FIG. 4D is a perspective view of one of the pallets mounted to the first rotating transfer member of FIG. 1 taken top end along the back thereof showing the suction supply mechanism for retaining a label when received upon the pallet.

FIG. 5 is a perspective view of one of the pallets of FIG. 1 at the transfer station when capturing the lowest most label from a stack of labels.

FIG. 6 is a perspective view of one of the pallets of FIG. 1 with a label retained by suction upon the pallet.

FIG. 7 is an enlarged partial perspective view of FIG. 1A showing one of the pads of the second rotating transfer member with its label retaining members when capturing a label onto the pad with release of the label engaged upon a pallet of a first rotating transfer member as the pad and pallet are rotated in opposite directions to each other along their respective rotating transfer members.

FIG. 8 is a perspective view of one of the pads and its associated label retaining members of the second rotating transfer member at the adhesive application station after capture of a label onto the pad by such label retaining members and before the label application station of FIG. 1.

FIG. 9 is a partial perspective view of the label application station of FIG. 1A show the application of a label from one of the pads of the second rotating transfer member onto a container.

FIG. 10 is a partial perspective view of the container after the label application station of FIG. 1A before the sides of the label are secured to the container by two opposing brushes.

FIG. 11 is a partial perspective view of one of the pads and its label retaining members with an optional wiper for use at the label application station of FIG. 1.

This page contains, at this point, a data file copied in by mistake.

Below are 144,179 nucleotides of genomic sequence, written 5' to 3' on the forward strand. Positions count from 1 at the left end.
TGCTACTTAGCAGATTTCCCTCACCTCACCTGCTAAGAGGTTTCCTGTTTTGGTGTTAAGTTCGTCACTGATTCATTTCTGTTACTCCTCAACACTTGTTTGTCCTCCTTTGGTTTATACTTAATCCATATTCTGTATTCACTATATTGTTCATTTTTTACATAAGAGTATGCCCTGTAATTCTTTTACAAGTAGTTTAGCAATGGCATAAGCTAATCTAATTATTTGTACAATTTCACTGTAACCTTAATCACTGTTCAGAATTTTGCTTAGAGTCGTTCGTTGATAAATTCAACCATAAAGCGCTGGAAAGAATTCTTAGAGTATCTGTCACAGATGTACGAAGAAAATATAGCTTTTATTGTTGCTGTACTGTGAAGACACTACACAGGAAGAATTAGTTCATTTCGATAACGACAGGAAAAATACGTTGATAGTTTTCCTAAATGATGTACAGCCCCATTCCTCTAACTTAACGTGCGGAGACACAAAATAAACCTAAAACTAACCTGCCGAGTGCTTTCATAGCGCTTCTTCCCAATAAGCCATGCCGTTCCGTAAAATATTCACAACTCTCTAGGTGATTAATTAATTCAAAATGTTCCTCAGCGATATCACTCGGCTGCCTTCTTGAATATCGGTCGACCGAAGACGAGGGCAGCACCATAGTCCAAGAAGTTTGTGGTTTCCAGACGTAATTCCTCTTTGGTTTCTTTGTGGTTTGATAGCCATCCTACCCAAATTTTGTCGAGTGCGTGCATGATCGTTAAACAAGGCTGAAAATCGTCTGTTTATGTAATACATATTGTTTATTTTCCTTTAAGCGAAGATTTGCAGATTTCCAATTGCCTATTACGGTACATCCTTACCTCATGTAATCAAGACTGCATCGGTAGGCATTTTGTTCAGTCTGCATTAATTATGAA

FIG. 12 is a partial perspective view of one of the pads for use at the label application station of FIG. 1.

FIG. 13 is a flow chart of a process for modifying system parameters to accommodate differently sized labels.

FIG. 14 is a schematic, plan view illustrating a labeling apparatus.

FIGS. 15A and 15B are diagrams of a pallet.

DETAILED DESCRIPTION

Referring to FIGS. 1, 2A and 2B, an apparatus 10 for automatically applying labels to containers is shown Apparatus 10 employs an inlet conveyor section 12, an outlet conveyor section 14 and rotating bottle-transfer members 16 and 18 for transferring bottles 20 from the inlet conveyor section to a rotating platform or turret 22, and for removing bottles 20 from the rotating turret 22 to the exit conveyor section 14, respectively, after the bottles have been directed through label application station 24. However, in some embodiments an in-line system that does not require the use of a rotating turret to handle the bottles, or other containers, during the label application operation can be used. Bottle-transfer members 16 and 18 are not shown in FIGS. 2A and 2B for purposes of illustration.

It should be understood that the construction of the inlet conveyor section 12, outlet conveyor section 14, rotating bottle-transfer members 16 and 18 and rotating turret 22 would be apparent to one of ordinary skill in the art. For example, Krones manufactures a line of rotary labeling equipment including an inlet conveyor section 12, an outlet conveyor section 14, rotating bottle-transfer members 16 and 18 and a rotating turret 22 of the type that can be employed in the present systems and methods. Therefore, a detailed discussion of these features is not required herein.